Couple of good resources for teaching large classes

My colleague Marina Milner-Bolotin from the Department of Physics and Astronomy and the Faculty of Science’s Skylight (Science Centre for Learning and Teeaching) pointed me in the direction of a few exciting projects that I think have wide applicability.  Both have to do with effective teaching techniques for large classes.

Local Resource:  eTLC

Skylight, the learning and teaching research arm of UBC’s Faculty of Science, is sponsoring a project that focuses on the particular challenges of teaching large classes.

eTLC provides, resources (research summaries, practical strategies, multimedia, etc.) and a set of community tools for faculty who teach large classes.  Grounded in Chickering & Gamson’s 7 principles, the site focuses on three areas of good practice.  In their words, these are:

  1. Resources to enhance interaction and cooperation among students
  2. Resources to enhance active learning in large classes
  3. Resources to promote feedback between students and instructors

All and all, and excellent starting point for those new to teaching, particularly new to teaching large courses!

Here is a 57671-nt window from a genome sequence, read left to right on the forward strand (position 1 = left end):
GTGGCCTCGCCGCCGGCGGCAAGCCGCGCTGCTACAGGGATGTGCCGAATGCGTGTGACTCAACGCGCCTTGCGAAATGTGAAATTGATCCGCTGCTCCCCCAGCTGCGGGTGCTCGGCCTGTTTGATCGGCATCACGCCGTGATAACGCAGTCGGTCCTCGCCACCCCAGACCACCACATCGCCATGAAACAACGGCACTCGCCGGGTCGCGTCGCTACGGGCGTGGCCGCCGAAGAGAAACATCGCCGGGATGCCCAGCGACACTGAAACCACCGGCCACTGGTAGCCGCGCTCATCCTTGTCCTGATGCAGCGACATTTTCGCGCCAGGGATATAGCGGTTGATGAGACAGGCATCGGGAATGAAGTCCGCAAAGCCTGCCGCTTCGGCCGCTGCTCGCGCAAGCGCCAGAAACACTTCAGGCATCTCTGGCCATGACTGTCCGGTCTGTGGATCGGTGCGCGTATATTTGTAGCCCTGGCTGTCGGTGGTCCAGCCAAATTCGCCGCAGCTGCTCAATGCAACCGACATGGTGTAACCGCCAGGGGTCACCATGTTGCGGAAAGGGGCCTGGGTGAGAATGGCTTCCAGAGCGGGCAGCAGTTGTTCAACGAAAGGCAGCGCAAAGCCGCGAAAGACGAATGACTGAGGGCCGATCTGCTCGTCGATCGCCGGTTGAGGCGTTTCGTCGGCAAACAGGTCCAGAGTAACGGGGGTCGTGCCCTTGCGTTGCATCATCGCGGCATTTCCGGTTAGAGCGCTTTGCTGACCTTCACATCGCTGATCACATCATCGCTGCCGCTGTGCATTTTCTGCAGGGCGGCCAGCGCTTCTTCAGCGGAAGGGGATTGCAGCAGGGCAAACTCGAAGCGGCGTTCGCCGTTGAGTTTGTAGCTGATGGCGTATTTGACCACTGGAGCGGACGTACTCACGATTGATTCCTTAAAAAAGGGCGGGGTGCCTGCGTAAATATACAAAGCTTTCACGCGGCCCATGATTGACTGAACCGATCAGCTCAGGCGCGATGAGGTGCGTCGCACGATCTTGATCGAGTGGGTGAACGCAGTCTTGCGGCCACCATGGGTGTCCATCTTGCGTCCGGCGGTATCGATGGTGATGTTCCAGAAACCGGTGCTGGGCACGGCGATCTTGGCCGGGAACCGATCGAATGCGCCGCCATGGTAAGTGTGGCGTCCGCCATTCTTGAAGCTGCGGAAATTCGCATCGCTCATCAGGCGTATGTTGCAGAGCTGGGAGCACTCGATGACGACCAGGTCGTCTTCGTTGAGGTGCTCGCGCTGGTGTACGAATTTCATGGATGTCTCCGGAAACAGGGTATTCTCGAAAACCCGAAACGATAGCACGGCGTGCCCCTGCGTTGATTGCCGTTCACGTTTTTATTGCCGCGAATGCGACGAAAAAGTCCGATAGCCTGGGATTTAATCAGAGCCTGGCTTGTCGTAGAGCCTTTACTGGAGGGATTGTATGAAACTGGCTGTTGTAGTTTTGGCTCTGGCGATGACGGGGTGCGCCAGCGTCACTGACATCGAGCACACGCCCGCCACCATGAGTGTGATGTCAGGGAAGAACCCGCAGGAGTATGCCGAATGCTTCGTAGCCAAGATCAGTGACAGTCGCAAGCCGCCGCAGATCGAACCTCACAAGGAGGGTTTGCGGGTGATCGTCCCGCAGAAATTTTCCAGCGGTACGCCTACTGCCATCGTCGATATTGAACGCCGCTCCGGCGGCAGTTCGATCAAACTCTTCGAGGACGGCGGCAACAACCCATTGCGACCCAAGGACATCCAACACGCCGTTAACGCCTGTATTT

Clicker Resource from U of Toronto:

Clickers (aka, personal or student or audience response systems) have been used for several years at UBC, particularly in introductory science courses.  With the advent of the more portable and functional (feature-rich) RF clicker systems, this effort is widening further this fall. 

Information on clickers for UBC people can be found at 

Like any tool, the value is not in the technology, but how the using the technology can further learning and teaching goals.  I’m not posting anything extraordinary by stating that one has to ask good questions to take full advantage of the system.  Indeed, the timing, sequence, etc. are all important…

Marina’s pointer to an effort led by David Harrison of the University of Toronto is particularly timely for me, as I am coming up to speed further on this in-class technology:

The Canadian In-Class Question Database (CINQ-DB)

From their Web site:


A rapidly increasing number of classes, especially large classes, are using In-Class Questions. Finding suitable questions up to now has involved a few books, web sites, and informal contacts among educators. The intention of the Canadian In-Class Question Database (CINQ-DB) is to provide a one-stop shopping repository of questions. Although we call the repository Canadian questions are from teachers from a number of different countries.

Although this web site is hosted by the Department of Physics at the University of Toronto, it includes questions from a variety of fields at a variety of levels.

The nice thing is that the database is not only compiling questions, but is looking to have information on how the questions are used (see


Thanks for the pointers, Marina!

This entry was posted in Classroom-Based Techniques. Bookmark the permalink.